"When parents demand excellence in their kids while still promising them that effort is king, they tell them, wrongly, that they should be able to rise above any obstacle. But research has found that young people who push themselves onward in the face of unattainable goals experience physical and emotional stress...Researchers have found that adolescents with purpose report greater life satisfaction, have a strong sense of identity and are more psychologically mature. Instead of allowing our kids to beat themselves up when things don’t go their way, we might all pause to question a culture that has taught them that being anything less than overwhelmed is lazy, that how they perform for others is more important than what actually inspires them and that where they go to college matters more than the kind of person they are."
Several years ago I held a workshop for students in advance of final exams titled "Don't Fail Your Finals! Strategies for Final Exam Success." A fellow educator chastised me for using the dirty "F" word -- FAILURE -- and said that it's not a word that I should use around students because it would bring on negativity and fear. I thought that it was a well-intentioned but illogical warning, and contemporary research on embracing failure proves my point.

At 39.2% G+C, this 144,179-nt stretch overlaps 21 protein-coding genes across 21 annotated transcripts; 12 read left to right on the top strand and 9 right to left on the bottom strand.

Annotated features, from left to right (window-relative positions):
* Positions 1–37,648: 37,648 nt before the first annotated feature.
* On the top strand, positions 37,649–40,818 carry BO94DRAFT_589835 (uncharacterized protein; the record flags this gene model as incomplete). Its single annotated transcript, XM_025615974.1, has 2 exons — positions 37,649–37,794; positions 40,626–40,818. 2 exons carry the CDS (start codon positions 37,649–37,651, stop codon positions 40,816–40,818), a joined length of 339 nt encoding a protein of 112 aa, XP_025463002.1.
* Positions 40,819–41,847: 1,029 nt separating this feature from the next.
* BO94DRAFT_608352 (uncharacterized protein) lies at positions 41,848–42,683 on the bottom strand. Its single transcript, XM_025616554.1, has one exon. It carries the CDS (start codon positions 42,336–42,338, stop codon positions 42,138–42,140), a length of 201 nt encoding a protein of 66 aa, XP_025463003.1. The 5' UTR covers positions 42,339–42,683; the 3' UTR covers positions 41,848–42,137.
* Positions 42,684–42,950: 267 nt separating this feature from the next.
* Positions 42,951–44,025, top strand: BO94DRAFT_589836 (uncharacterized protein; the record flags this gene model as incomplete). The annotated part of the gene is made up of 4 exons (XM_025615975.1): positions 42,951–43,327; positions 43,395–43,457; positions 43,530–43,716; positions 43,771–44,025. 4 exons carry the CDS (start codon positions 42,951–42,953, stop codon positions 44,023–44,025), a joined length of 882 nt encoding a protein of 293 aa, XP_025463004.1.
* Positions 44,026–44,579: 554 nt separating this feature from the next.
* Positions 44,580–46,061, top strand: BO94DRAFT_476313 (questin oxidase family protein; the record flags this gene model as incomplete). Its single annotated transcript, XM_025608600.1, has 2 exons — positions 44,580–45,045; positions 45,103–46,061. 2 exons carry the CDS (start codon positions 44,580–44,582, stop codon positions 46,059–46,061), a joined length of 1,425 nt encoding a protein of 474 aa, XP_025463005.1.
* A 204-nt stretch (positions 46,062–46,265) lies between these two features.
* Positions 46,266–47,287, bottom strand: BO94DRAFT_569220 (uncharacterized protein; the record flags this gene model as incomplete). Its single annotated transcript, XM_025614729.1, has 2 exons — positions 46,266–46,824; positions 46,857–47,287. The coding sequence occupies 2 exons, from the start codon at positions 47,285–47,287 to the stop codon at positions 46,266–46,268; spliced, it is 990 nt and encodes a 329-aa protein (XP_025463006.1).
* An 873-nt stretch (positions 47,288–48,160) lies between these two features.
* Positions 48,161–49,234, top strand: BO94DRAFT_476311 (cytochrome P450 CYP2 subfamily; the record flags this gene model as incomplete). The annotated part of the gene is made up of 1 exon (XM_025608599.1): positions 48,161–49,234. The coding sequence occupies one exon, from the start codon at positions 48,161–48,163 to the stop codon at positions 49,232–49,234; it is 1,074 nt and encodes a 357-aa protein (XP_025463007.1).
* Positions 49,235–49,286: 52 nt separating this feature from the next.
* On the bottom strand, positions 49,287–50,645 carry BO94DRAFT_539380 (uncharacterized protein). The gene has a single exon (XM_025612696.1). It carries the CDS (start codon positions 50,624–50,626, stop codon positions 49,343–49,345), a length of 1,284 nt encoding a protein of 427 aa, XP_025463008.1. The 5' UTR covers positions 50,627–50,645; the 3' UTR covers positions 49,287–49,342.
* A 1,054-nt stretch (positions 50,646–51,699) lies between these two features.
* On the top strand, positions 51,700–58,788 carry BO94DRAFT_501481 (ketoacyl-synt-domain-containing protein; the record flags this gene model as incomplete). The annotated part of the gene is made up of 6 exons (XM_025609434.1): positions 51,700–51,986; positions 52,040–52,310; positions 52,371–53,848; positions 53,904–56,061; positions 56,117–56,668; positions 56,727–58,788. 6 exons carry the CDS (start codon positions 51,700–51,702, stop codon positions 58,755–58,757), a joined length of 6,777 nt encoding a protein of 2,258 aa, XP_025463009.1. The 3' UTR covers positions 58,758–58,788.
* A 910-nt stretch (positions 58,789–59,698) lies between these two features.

The well-intentioned actions of shielding students from the idea of failure and "snowplow parenting" has led to a decline in resiliency and an increase in anxiety in children and teens. As we grind through these final days and weeks of the school year, filled with projects, presentations, and final exams -- and often a fair amount of sleep deprivation and overwhelm among our students -- let's remember to keep our students and children in the stretch zone of their capabilities without pushing them into the panic zone of perfectionism. Not all effort is going to lead to an A, and not doing as well as well as you wanted on an exam or a paper isn't the end of the world -- it's an opportunity for reflection and growth.